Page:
When I was a camper and counselor (before the earth cooled), my favorite part of camp was cabin time.  Sure, I loved the activities, but I treasured the shared jokes, the card games and the late-night discussions.

Being a counselor was even better than being a camper. I relished time with “my guys” and missed them dearly when they left camp.

So, when I decided to leave the world of finance and consulting for resident summer camp, I looked forward to hours of bonding and hanging out.

I was mistaken. 

It turns out that being a camp director is not like being a camp counselor.  It is more like being a school principal.  I know when a camper is homesick or when there are conflicting personalities in a cabin. I know if a counselor got bad news from home.  But I have no idea what jokes campers are telling each other or what card games they enjoy. I don’t get to see them build confidence throughout the three week camp sessions, little by little. I am not there when they ascend to the top of the climbing wall or when they learn to ski.

About 6 years ago, Susie Ma’am decided to do something about this.  If we would not naturally end up in cabins, why not bring the cabins to us? Here was her inspiration:

  • Invite every cabin to the house for one hour.
  • Have the campers sit in a circle on blankets.
  • Serve them treats and drinks. [Note: we have spent a huge amount of effort over the past several years making the treat offerings more healthy at camp.  One of the treats is always fruit.  At “treat time” we replaced sodas with juice.  At these gatherings, however, we completely pander to our audience, serving slushies, Doritoes and Oreos.  If you think that Susie Ma’am and I are stacking the deck to make sure that the campers enjoy the visit, you would be spot on.]
  • Spend time sharing.

Susie Ma’am calls her gatherings Friendship Games.

She did this for one session and I saw the brilliance of it.  She got to know the campers and the campers got to know her. Bringing the campers into our home sent a wonderful message that we truly see them as part of our family. It was great.

I had to steal her idea.  But, being a male, I could not completely admit that we were stealing her idea.  So I tell the guys that we “do something completely different”.

  • We do not sit on blanket. We sit on animal skins. It is important to realize that we are absolutely and undeniably on blankets.  One of them is actually a tie-dye blanket. I explain that it is from the “tie-dye wildebeest of Lower Tanzania”.
  • We do not have drinks. We have frozen beverages.
  • We do not have treats. We have munchies.
  • We do not share.  We talk (this word is spoken with the deepest voice I can muster).

We do not call it Friendship Games. We call it Man Cave.

This explanation fools no one, but it consistently amuses. This is one of the benefits of a coed camp: there is much fun to be had over the friendly competition about which is better!

Susie Ma’am loves to regale me with stories from her Friendship Games. This summer, she has a display of odd items.  When a cabin visits our house, she asks each girl to pick an item and share a story.  She then asks the girls to play a game of “True or False”.  The rules of this game are simple.  Each girl shares a story that is interesting and plausibly autobiographical.

The cabinmates then get to decide whether the story is true or false.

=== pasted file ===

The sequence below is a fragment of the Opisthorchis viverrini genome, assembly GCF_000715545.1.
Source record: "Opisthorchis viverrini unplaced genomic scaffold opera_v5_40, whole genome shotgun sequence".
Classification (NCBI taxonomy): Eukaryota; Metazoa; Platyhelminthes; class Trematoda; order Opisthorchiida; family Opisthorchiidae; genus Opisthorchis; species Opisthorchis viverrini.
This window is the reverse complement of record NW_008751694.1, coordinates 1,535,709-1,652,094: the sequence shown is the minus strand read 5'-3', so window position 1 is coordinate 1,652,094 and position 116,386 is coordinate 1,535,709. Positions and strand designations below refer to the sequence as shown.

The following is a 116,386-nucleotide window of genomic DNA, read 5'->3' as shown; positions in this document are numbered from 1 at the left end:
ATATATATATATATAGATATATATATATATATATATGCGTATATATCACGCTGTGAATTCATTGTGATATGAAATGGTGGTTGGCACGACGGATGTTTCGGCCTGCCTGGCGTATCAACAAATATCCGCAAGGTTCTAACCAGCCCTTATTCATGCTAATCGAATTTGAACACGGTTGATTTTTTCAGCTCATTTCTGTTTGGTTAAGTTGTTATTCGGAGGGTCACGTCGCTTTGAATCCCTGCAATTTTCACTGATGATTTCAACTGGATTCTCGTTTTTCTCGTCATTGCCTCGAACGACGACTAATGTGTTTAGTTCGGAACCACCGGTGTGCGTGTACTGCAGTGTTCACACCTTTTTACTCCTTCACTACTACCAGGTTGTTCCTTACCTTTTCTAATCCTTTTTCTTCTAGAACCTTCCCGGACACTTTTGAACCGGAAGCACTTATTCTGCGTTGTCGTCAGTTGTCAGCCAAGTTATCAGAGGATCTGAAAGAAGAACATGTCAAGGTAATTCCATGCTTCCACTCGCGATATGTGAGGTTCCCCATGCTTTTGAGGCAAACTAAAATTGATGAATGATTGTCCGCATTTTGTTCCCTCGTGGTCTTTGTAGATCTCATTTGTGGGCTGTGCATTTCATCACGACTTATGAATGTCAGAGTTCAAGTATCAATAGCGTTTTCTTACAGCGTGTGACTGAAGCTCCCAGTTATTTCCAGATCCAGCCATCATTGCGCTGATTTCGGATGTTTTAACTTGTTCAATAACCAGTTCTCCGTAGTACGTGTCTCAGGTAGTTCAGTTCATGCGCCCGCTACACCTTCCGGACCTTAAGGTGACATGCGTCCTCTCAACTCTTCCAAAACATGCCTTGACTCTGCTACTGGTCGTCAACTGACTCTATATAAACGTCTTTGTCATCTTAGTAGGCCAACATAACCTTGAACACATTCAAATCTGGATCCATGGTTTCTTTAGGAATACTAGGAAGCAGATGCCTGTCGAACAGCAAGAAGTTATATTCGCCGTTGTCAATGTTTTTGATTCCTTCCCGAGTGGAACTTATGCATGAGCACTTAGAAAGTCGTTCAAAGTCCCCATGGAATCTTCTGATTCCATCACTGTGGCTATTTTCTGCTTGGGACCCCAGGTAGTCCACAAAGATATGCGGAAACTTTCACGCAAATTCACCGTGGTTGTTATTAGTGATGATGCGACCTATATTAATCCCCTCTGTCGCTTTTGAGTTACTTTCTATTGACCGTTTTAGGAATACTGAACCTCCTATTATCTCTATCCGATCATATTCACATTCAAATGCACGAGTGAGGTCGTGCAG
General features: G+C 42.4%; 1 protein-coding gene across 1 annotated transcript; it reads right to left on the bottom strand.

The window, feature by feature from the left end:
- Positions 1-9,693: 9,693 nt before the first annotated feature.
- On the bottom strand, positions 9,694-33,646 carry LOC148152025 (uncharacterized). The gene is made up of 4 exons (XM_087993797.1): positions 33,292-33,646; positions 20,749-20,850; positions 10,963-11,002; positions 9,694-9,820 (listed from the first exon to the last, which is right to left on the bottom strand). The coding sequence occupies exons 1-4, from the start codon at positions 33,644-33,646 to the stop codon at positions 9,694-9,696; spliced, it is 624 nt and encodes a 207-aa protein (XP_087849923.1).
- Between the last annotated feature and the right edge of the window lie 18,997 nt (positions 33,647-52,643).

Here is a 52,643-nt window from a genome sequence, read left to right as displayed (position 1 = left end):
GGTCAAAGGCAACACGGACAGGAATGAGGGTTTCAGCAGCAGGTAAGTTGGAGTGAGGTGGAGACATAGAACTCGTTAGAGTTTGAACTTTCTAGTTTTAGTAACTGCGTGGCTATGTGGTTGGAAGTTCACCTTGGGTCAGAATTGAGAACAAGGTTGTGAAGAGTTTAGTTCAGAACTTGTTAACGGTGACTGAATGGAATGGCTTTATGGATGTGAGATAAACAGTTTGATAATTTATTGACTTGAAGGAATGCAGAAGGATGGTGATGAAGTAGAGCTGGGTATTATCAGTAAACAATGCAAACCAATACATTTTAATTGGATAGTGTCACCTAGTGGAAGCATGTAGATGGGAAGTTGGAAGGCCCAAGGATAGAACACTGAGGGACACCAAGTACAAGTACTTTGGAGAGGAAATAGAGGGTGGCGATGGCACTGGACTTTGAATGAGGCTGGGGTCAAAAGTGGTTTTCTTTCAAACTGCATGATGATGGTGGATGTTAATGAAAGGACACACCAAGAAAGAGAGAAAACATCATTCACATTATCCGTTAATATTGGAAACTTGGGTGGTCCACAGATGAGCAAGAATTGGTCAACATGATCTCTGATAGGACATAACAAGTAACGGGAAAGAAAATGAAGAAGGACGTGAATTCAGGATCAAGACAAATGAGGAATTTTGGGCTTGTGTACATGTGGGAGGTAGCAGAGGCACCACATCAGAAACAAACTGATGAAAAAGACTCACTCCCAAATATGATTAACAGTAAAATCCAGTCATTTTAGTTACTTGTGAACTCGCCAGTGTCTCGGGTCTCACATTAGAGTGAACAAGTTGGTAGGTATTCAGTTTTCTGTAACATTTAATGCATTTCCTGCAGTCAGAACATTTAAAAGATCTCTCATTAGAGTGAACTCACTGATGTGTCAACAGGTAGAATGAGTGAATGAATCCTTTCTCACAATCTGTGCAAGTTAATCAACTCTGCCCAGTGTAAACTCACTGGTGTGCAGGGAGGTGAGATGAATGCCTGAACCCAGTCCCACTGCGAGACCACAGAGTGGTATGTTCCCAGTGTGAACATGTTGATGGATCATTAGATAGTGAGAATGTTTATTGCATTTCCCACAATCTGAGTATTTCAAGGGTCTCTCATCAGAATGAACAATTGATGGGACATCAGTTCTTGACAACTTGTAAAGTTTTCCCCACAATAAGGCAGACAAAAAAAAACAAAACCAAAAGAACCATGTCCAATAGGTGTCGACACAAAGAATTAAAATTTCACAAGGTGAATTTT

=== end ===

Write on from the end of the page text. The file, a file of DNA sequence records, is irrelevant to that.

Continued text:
The contrast between the older girls and the younger ones could not be more striking.  The oldest campers are adept at choosing banal topics that could easily be true. 

“This dog leash reminds me of the time I went to the park and my dog’s leash broke and we spent 3 hours chasing her around the neighborhood.”

OK.  That is a solidly believable story.  It is also not particularly compelling.  I think this one was false, but it is hard to get excited about it.

Now the Minis (the 7-9 year-olds) are the exact opposite.  Their stories are marvelous, funny and riveting. But, they might be a tad lacking in believability. Susie reports a staggering number of unicorns, ogres, castles and time travel in their tales. 

What makes this even better is that the girls seem more than willing to consider the possibility that the time-traveling ogre story might actually be real.  These tales are not instantly relegated to the “False” category.  Instead, the fun-loving girls begin a discussion that seems open to the idea that a camper from Houston might have joined a monster for an adventure.

Today, Susie Ma’am shared a story about our wedding. We had a wedding at a camp (not Champions). Some of our friends shared lodging with their spouses and others (particularly the wedding party) stayed together as a group.  Late one night, the groomsman and I recovered a rattlesnake that was frozen solid in a freezer and put it outside the door of the bridesmaids. [What? You do not have any in your freezer?  Actually, we had a friend that wanted to make a belt out of the skin and was saving it.]

We wanted them to wake up and see the snake. Oh, the hilarity. Anyway, we forgot that the bridesmaids shared a landing and staircase with a married couple. 

This married couple had a 8 AM tea time 45 minutes away.  They wore early, opened the door and saw the snake.  They tossed a roll of toilet paper at the snake-sicle.  Nothing.  Other roll. Still nothing. Seeing no alternative, the determined pair lowered themselves out of a second story window, dropped to the ground and left.

Susie Ma’am told this story knowing that the couple’s twin daughters were in the circle.  One of them recognized the story and said “true”.  The other one did not recognize it, so Susie Ma’am told her “that was your parents!”

“Wow,” she replied.  “I was wondering who that foolish couple was!”

You know who you are, my friends.


Steve Sir


Want more like this? See: